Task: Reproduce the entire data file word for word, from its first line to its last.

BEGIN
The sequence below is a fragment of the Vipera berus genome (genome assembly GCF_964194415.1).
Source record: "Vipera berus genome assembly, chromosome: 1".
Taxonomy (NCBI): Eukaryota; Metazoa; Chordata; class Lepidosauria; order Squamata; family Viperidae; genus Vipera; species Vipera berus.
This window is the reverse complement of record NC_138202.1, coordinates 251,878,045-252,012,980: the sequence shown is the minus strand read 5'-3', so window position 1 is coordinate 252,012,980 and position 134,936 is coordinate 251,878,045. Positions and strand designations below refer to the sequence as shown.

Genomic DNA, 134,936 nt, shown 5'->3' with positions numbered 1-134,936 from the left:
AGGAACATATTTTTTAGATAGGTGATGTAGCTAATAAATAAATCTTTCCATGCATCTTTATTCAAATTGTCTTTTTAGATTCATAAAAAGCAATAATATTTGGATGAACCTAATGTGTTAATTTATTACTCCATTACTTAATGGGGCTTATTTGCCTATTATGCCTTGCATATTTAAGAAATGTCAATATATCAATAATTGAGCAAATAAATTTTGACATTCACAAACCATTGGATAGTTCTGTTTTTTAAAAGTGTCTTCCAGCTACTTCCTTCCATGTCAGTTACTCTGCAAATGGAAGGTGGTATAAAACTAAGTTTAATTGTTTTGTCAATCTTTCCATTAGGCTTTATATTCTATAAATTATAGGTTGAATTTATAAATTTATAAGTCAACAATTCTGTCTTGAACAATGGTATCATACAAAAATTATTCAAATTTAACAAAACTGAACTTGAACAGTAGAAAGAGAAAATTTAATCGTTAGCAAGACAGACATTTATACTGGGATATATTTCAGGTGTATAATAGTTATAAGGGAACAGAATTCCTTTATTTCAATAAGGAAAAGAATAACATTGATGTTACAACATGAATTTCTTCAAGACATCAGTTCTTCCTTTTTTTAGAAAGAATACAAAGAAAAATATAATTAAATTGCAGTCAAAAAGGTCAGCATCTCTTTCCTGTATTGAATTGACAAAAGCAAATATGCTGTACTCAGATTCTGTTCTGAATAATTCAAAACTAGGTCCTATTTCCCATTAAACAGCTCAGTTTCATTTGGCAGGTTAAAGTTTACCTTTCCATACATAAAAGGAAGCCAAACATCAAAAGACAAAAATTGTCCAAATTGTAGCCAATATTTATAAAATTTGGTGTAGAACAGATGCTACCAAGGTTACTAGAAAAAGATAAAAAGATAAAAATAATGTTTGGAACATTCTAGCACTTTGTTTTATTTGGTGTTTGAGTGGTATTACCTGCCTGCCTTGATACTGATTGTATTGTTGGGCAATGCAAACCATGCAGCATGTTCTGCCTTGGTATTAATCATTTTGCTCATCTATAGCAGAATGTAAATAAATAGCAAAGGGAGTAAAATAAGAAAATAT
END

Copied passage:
The sequence below is a fragment of the Vipera berus genome (genome assembly GCF_964194415.1).
Source record: "Vipera berus genome assembly, chromosome: 1".
Taxonomy (NCBI): Eukaryota; Metazoa; Chordata; class Lepidosauria; order Squamata; family Viperidae; genus Vipera; species Vipera berus.
This window is the reverse complement of record NC_138202.1, coordinates 251,878,045-252,012,980: the sequence shown is the minus strand read 5'-3', so window position 1 is coordinate 252,012,980 and position 134,936 is coordinate 251,878,045. Positions and strand designations below refer to the sequence as shown.

Genomic DNA, 134,936 nt, shown 5'->3' with positions numbered 1-134,936 from the left:
AGGAACATATTTTTTAGATAGGTGATGTAGCTAATAAATAAATCTTTCCATGCATCTTTATTCAAATTGTCTTTTTAGATTCATAAAAAGCAATAATATTTGGATGAACCTAATGTGTTAATTTATTACTCCATTACTTAATGGGGCTTATTTGCCTATTATGCCTTGCATATTTAAGAAATGTCAATATATCAATAATTGAGCAAATAAATTTTGACATTCACAAACCATTGGATAGTTCTGTTTTTTAAAAGTGTCTTCCAGCTACTTCCTTCCATGTCAGTTACTCTGCAAATGGAAGGTGGTATAAAACTAAGTTTAATTGTTTTGTCAATCTTTCCATTAGGCTTTATATTCTATAAATTATAGGTTGAATTTATAAATTTATAAGTCAACAATTCTGTCTTGAACAATGGTATCATACAAAAATTATTCAAATTTAACAAAACTGAACTTGAACAGTAGAAAGAGAAAATTTAATCGTTAGCAAGACAGACATTTATACTGGGATATATTTCAGGTGTATAATAGTTATAAGGGAACAGAATTCCTTTATTTCAATAAGGAAAAGAATAACATTGATGTTACAACATGAATTTCTTCAAGACATCAGTTCTTCCTTTTTTTAGAAAGAATACAAAGAAAAATATAATTAAATTGCAGTCAAAAAGGTCAGCATCTCTTTCCTGTATTGAATTGACAAAAGCAAATATGCTGTACTCAGATTCTGTTCTGAATAATTCAAAACTAGGTCCTATTTCCCATTAAACAGCTCAGTTTCATTTGGCAGGTTAAAGTTTACCTTTCCATACATAAAAGGAAGCCAAACATCAAAAGACAAAAATTGTCCAAATTGTAGCCAATATTTATAAAATTTGGTGTAGAACAGATGCTACCAAGGTTACTAGAAAAAGATAAAAAGATAAAAATAATGTTTGGAACATTCTAGCACTTTGTTTTATTTGGTGTTTGAGTGGTATTACCTGCCTGCCTTGATACTGATTGTATTGTTGGGCAATGCAAACCATGCAGCATGTTCTGCCTTGGTATTAATCATTTTGCTCATCTATAGCAGAATGTAAATAAATAGCAAAGGGAGTAAAATAAGAAAATAT